Optical Sensor For Explosives

Light traveling through a nanoscale waveguide on a chip spreads beyond the waveguide and can interact with molecules above the surface of the chip (Source: Cornell Univ.)

Light traveling through a nanoscale waveguide on a chip spreads beyond the waveguide and can interact with molecules above the surface of the chip (Source: Cornell Univ.)

By combining expertise in photonics, mani­pulating light beams in nanoscale wave­guides on a chip and materials science, Cornell researchers have laid the ground­work for a chemical sensor on a chip that could be used in small portable devices to analyze samples in a lab, monitor air and water quality in the field and perhaps even detect explosives. The researchers use Raman scat­tering: When a laser strikes a molecule it kicks back the energy as photons of light at a variety of wave­lengths that depend on the structure and com­position of the molecule.

If a laser is fired into a wave­guide set into a silicon chip the light bounces off the inside surfaces and is confined to the wave­guide. But when the waveguide is only a few nano­meters high, it’s smaller than the light waves, which spread out beyond he guide to create a evanescent field above the surface of the chip. The beam can induce Raman scat­tering in the air above the chip, or in a drop of liquid placed on its surface for analysis. Light emitted by the excited molecules also follows the wave­guide; a prism at the end of the waveguide can spread that light into a spectrum that is a finger­print identi­fying the molecule that produced it.

“If you need a chemical sensor in the lab, that is not a problem,” said Jin Suntivich, assis­tant professor of materials science and engi­neering. “But finding a chemical sensor that you can take with you outside is a challenge. We want to develop a techno­logy that is small enough to attach to a phone, so that your personal elec­tronics can constantly monitor the world around you, and the moment you see some­thing out of the ordinary, the sensor can tell you what it is.” Sensors based on Raman scat­tering have been made before, using silicon nitride wave­guides. With a few changes, the Cornell researchers have come up with a design that could make a sensor more sensi­tive and small enough to be used in the field. “We’re not the first but we’re the best,” said Christopher Evans, a Kavli Post­doctoral Fellow in the Labo­ratory of Atomic and Solid State Physics.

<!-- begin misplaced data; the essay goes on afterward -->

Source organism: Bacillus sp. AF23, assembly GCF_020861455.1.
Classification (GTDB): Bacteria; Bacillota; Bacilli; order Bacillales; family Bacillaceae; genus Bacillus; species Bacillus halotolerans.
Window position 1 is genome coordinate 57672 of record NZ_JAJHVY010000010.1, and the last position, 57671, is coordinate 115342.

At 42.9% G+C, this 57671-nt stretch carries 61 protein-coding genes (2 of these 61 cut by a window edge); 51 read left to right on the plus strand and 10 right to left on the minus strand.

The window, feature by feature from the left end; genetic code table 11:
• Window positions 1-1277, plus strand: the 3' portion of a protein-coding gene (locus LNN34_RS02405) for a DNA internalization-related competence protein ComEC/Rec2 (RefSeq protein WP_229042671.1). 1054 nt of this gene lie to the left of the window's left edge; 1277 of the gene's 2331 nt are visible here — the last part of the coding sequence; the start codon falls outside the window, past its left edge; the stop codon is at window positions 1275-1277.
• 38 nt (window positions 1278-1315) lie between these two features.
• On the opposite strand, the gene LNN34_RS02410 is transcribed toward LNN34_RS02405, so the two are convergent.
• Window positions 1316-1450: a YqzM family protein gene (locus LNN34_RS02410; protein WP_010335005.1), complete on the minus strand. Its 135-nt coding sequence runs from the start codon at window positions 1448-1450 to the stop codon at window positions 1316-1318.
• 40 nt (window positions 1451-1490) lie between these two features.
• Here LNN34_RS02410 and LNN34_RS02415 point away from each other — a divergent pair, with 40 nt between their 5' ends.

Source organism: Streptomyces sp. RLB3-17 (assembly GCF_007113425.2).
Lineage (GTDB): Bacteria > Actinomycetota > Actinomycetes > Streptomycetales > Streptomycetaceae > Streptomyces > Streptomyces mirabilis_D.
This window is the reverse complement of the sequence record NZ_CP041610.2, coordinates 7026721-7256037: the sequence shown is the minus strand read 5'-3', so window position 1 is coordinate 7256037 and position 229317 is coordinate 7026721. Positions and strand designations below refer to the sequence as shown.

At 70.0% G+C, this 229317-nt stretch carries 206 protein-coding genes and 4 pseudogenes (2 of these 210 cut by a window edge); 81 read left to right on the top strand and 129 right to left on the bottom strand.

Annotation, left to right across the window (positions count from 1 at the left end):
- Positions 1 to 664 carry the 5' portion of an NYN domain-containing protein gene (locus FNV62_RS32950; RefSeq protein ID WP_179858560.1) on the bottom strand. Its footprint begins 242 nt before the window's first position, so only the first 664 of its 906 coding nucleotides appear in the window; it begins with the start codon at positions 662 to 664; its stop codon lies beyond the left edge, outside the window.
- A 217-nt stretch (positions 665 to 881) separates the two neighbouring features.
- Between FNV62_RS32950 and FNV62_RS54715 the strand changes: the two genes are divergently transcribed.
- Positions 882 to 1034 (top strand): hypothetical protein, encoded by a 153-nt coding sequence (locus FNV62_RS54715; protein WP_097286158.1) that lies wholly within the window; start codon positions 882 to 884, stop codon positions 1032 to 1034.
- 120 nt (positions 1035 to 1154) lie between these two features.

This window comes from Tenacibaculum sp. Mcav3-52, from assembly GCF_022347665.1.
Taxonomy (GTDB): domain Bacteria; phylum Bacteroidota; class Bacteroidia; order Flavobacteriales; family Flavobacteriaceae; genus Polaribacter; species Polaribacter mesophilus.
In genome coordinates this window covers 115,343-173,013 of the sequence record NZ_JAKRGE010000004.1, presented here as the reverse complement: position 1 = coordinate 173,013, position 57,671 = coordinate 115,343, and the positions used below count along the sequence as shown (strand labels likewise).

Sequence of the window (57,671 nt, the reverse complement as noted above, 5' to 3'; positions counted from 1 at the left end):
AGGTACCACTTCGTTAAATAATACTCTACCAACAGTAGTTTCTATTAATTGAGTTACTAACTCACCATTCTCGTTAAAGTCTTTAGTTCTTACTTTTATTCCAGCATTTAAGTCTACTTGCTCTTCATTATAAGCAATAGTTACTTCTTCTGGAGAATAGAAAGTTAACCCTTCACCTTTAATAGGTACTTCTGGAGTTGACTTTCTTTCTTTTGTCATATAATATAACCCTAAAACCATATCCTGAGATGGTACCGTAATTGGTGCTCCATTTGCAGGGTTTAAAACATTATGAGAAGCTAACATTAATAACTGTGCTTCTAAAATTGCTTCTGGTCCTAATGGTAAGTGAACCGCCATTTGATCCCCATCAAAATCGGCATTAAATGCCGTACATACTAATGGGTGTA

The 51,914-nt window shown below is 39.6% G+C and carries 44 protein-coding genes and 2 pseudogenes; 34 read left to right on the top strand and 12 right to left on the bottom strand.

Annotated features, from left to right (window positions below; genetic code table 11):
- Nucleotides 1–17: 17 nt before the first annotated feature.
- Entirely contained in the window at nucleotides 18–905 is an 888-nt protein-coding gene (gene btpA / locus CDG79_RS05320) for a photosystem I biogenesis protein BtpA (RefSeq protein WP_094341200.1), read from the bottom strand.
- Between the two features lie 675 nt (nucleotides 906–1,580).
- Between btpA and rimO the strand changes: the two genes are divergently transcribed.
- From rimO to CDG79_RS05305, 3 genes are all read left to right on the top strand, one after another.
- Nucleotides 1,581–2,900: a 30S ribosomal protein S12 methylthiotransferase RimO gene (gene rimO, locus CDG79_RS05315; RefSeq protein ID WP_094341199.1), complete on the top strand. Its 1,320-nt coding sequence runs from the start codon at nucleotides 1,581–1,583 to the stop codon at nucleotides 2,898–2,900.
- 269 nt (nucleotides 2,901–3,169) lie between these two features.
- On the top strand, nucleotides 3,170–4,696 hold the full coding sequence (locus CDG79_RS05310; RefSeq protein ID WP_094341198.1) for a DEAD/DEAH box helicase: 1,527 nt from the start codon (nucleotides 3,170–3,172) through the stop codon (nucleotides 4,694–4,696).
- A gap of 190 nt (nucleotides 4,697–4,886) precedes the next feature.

A circular waveg­uide tangent to a straight guide causes light to cir­culate around and around, giving it more time to interact with material above the chip. The ring is about the diameter of a human hair. The first important change was to use waveguides of titanium dioxide in place of silicon nitride. Titanium dioxide has a much higher re­fractive index, making a greater contrast with the space above the chip, which creates a stronger eva­nescent field. The material is also trans­parent to light at visible wavelengths where Raman scat­tering is more pronounced.  In silicon nitride, visible light generates an inter­fering lumi­nescence. In early expe­riments, the researchers used a green laser pointer as a light source. For a future device, a tiny laser can be built into a chip, as can a prism or some other mechanism to spread out the wave­lengths of the Raman spectrum, and a photo­sensitive device to read it. One pos­sibility is to read the spectrum with the camera in a phone.

Inter­action of the pumping laser with the material above the chip increases with the length of the wave­guide. To increase the inter­action without making the chip unaccep­tably large, the researchers incor­porated a ring resonator. When a circular waveguide is set tangent to a straight guide, some of the light will enter the ring and continue to circle around it, letting the light interact continually with the material above the chip. The circum­ference of the ring can be adjusted to resonate with the wave­length of the light, inten­sifying the effect. “We have shown that we can increase the amount of peak signal from our sensors by an order of magni­tude or more, while simul­taneously reducing the device foot­print down to the cross-section of a human hair,” Evans said. Potential appli­cations include portable sensors to monitor air and water quality or conduct labo­ratory tests in the field. Chemists could observe chemical reactions while they occur. (Source: Cornell Univ.)

Reference: C. C. Evans et al.: TiO2 Nanophotonic Sensors for Efficient Integrated Evanescent Raman Spectroscopy, ACS Photonics, online 14 July 2016; DOI: 10.1021/acsphotonics.6b00314

Link: Laboratory of Atomic and Solid State Physics, Cornell University, Ithaka, USA

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